The dominance of white models in last week's New York fashion shows wasn't lost on attendees.

Fashion photographer and "America's Next Top Model" judge Nigel Barker said, "Everyone is always talking about the weight issue, I think they should be talking about race."

In the midst of taking in 15 shows, he said he was "somewhat surprised" by the predominantly white casting at many of them. "I understand the idea it's based on. It's almost as though each girl is a clothes hanger. If each is seen as being the same, you're not going to focus on the girl, you're going to be focused on the clothes."

Often it's the celebrity designers, not the ready-to-wear or couture ones, who are willing to use a wider range of models, Barker said. "Showing different girls of different shapes and ethnicities involves taking a risk and some are not willing to take that risk."

More often than not, diverse casting was not the norm. Steven Kolb, executive director of the Council of Fashion Designers of America, said the variety of ethnicities in Phillip Lim's and Diane von Furstenberg's shows jumped out at him.

"There were a lot of different types of ethnicities. Is it any different than in past seasons? That's a hard thing to compare. But it has been fairly white. Theirs was more the exception than the rule," said Kolb.

"Is that a reflection of the shows or modeling? Is it intentional? I don't think so. The fashion industry has always been known to have a real mix of people," added Kolb.

Patti LaBelle, who performed after Zang Toi's fashion show, said, "When you go to a fashion show, you may see one black model. It's so sad that it's so one-sided. I thought it was so admirable that Zang had so many types of models. When I go to a fashion show, I want to see me."

After the Luca Luca show, Irina Pantaeva said, "I see an Asian girl here and there, but it seems like it has always been that way. It seems like they can't have more than one or two, and it's the same with African-American models."A greater mix seems rudimentary "especially in New York City, the capital of the word, where all types of cultures and classes come together. Fashion in New York City should naturally represent that," she said.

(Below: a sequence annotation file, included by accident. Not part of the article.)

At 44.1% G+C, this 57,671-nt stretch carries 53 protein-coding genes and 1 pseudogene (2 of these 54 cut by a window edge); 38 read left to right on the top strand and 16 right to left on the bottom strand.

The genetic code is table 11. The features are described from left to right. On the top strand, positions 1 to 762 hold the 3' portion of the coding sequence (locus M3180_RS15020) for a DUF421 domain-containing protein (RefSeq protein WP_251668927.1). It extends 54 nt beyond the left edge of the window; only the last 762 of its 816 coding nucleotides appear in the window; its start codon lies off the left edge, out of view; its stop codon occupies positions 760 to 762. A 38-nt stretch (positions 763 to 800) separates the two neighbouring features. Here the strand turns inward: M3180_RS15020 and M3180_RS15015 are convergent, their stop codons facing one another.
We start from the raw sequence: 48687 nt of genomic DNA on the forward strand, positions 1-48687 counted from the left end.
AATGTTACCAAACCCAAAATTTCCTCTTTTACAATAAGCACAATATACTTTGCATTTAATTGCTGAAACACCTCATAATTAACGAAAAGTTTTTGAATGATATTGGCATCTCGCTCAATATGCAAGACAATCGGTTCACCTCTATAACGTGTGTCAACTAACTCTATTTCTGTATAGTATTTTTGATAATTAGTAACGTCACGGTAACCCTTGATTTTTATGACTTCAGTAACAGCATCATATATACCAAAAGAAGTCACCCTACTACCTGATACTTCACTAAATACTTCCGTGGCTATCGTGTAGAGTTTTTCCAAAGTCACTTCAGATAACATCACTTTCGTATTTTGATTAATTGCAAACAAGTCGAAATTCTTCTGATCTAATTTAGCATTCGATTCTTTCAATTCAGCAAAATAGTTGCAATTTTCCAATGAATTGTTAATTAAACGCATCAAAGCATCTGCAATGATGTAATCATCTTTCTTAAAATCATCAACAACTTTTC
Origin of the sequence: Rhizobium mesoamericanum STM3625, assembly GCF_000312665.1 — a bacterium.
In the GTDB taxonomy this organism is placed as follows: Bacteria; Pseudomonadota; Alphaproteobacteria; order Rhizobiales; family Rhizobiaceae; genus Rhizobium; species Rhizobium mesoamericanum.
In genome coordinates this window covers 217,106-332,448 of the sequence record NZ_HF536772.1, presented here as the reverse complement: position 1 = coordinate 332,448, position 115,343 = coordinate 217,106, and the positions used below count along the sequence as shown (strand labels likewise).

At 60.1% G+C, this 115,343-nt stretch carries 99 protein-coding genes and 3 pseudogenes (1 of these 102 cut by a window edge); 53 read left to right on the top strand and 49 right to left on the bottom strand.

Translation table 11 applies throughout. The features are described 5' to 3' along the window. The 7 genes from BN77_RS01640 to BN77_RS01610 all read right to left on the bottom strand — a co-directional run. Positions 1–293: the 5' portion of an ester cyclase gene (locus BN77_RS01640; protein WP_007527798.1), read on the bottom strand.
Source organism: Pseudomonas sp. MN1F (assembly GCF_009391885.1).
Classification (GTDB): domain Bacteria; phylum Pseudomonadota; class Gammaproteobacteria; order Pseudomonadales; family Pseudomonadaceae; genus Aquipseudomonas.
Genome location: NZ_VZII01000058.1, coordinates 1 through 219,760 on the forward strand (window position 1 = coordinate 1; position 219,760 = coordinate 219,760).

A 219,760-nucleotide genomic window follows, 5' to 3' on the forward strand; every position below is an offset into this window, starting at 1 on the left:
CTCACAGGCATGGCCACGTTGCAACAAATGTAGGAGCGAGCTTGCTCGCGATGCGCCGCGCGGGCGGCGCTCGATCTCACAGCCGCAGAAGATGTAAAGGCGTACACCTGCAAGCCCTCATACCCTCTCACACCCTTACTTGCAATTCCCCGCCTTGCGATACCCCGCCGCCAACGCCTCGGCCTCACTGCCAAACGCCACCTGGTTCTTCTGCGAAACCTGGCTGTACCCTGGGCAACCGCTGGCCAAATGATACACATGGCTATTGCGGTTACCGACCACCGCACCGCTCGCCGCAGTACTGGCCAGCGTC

When casting for her show, Kai Milla said she looks for someone interesting and who fits into her clothes. "I think great models are of all ethnicities. We're living in the real world and the real world exists with a real mixed group of people. What we as fashion designers show in magazines and on the runway is really important to young girls because it affects their self image," she said.

Maybe the borderless business is being interpreted in unusual ways.

One executive at a major design firm noted matter-of-factly, "We use all types of girls: English, Irish, American, Swedish. There is always a mix."

Mark Badgley said, "It's true I see many collections where it's one certain look or the girls are made up to look exactly the same. We like a little variety. I think it's nice to use some of the young girls, some of the more established girls. That's always what our shows are kind of about."

After modeling for Temperley, Rosa Cha and others, Solange Wilvert said she didn't think the casting in Bryant Park was drastically different than in seasons past. "Maybe there aren't many black models," she suggested.

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